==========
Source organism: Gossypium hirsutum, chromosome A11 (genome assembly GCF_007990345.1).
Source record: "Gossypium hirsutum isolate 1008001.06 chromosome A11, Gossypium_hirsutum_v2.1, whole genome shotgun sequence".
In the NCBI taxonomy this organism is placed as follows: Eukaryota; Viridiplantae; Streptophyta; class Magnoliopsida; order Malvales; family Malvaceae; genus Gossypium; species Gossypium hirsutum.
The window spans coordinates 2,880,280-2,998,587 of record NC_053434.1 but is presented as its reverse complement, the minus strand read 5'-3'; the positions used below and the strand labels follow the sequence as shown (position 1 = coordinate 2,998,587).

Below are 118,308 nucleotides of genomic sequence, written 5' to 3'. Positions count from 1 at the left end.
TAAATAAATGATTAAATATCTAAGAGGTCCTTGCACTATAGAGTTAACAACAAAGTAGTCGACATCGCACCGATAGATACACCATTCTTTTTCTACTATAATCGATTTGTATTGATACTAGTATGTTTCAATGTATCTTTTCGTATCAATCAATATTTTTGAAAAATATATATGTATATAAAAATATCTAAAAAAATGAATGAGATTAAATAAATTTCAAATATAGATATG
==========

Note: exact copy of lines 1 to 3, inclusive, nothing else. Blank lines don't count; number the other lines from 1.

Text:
Source organism: Gossypium hirsutum, chromosome A11 (genome assembly GCF_007990345.1).
Source record: "Gossypium hirsutum isolate 1008001.06 chromosome A11, Gossypium_hirsutum_v2.1, whole genome shotgun sequence".
In the NCBI taxonomy this organism is placed as follows: Eukaryota; Viridiplantae; Streptophyta; class Magnoliopsida; order Malvales; family Malvaceae; genus Gossypium; species Gossypium hirsutum.